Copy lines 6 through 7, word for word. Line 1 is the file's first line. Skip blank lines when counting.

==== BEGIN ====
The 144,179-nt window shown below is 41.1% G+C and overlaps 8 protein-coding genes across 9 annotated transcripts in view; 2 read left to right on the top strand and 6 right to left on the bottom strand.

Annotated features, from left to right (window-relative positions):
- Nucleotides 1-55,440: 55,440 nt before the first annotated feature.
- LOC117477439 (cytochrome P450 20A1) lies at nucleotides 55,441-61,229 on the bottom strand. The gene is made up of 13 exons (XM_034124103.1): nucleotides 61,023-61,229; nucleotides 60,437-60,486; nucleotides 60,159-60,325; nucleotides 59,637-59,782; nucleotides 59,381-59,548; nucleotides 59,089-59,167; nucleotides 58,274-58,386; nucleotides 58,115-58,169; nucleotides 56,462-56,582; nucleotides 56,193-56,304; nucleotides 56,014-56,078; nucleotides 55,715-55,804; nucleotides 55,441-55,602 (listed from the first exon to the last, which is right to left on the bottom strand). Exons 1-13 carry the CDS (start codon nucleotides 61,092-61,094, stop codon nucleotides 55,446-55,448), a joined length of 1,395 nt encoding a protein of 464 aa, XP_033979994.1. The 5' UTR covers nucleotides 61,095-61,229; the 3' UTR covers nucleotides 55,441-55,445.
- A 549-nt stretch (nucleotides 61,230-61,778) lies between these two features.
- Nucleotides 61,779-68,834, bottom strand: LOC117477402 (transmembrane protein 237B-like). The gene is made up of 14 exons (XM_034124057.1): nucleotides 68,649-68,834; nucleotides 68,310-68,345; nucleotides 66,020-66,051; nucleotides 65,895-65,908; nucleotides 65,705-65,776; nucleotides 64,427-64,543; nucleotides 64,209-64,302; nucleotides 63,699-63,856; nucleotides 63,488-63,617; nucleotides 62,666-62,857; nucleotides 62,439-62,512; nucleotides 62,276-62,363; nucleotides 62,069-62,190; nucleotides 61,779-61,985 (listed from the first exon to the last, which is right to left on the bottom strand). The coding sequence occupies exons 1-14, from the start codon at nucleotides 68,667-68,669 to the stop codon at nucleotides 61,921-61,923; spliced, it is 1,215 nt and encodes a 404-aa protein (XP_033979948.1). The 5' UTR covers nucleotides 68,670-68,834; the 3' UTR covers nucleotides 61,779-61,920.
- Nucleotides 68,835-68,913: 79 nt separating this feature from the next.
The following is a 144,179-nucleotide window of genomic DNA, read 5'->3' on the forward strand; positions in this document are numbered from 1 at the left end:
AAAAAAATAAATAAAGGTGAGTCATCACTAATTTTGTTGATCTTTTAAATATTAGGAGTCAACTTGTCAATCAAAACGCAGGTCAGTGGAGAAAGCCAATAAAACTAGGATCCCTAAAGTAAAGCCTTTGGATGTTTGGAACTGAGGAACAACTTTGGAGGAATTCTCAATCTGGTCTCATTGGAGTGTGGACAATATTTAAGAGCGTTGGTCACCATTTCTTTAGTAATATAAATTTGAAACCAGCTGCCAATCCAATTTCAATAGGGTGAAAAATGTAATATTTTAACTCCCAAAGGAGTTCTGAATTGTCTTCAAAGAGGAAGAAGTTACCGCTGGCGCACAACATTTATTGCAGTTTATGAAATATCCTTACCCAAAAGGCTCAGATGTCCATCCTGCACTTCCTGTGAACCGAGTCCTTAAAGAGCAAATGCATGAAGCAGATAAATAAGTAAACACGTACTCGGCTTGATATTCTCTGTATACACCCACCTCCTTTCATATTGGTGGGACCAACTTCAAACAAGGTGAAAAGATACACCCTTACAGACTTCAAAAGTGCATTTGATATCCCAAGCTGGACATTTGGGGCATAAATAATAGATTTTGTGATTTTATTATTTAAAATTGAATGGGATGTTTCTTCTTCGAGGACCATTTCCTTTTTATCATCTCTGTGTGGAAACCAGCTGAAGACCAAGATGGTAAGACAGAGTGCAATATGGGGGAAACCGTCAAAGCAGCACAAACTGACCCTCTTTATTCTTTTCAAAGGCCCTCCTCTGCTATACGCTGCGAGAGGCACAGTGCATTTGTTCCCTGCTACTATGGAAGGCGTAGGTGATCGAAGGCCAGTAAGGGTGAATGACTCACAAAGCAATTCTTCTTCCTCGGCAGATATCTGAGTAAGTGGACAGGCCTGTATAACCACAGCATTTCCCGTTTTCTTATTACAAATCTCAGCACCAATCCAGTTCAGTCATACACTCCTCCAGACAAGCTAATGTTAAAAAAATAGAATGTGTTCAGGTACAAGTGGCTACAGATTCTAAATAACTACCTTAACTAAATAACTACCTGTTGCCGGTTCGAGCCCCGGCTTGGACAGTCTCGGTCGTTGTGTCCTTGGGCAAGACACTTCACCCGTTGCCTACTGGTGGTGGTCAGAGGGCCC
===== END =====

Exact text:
- Nucleotides 61,779-68,834, bottom strand: LOC117477402 (transmembrane protein 237B-like). The gene is made up of 14 exons (XM_034124057.1): nucleotides 68,649-68,834; nucleotides 68,310-68,345; nucleotides 66,020-66,051; nucleotides 65,895-65,908; nucleotides 65,705-65,776; nucleotides 64,427-64,543; nucleotides 64,209-64,302; nucleotides 63,699-63,856; nucleotides 63,488-63,617; nucleotides 62,666-62,857; nucleotides 62,439-62,512; nucleotides 62,276-62,363; nucleotides 62,069-62,190; nucleotides 61,779-61,985 (listed from the first exon to the last, which is right to left on the bottom strand). The coding sequence occupies exons 1-14, from the start codon at nucleotides 68,667-68,669 to the stop codon at nucleotides 61,921-61,923; spliced, it is 1,215 nt and encodes a 404-aa protein (XP_033979948.1). The 5' UTR covers nucleotides 68,670-68,834; the 3' UTR covers nucleotides 61,779-61,920.
- Nucleotides 68,835-68,913: 79 nt separating this feature from the next.